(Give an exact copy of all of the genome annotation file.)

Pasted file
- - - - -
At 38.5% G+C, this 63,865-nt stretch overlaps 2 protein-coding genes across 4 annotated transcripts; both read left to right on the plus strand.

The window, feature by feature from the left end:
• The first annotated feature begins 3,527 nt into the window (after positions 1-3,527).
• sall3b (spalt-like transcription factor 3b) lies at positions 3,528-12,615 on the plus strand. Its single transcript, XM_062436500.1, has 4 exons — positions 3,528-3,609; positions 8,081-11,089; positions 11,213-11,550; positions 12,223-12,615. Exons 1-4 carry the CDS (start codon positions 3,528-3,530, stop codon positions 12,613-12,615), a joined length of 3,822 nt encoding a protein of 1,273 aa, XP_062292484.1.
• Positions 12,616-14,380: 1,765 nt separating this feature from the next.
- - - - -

At 38.5% G+C, this 63,865-nt stretch overlaps 2 protein-coding genes across 4 annotated transcripts; both read left to right on the plus strand.

The window, feature by feature from the left end:
• The first annotated feature begins 3,527 nt into the window (after positions 1-3,527).
• sall3b (spalt-like transcription factor 3b) lies at positions 3,528-12,615 on the plus strand. Its single transcript, XM_062436500.1, has 4 exons — positions 3,528-3,609; positions 8,081-11,089; positions 11,213-11,550; positions 12,223-12,615. Exons 1-4 carry the CDS (start codon positions 3,528-3,530, stop codon positions 12,613-12,615), a joined length of 3,822 nt encoding a protein of 1,273 aa, XP_062292484.1.
• Positions 12,616-14,380: 1,765 nt separating this feature from the next.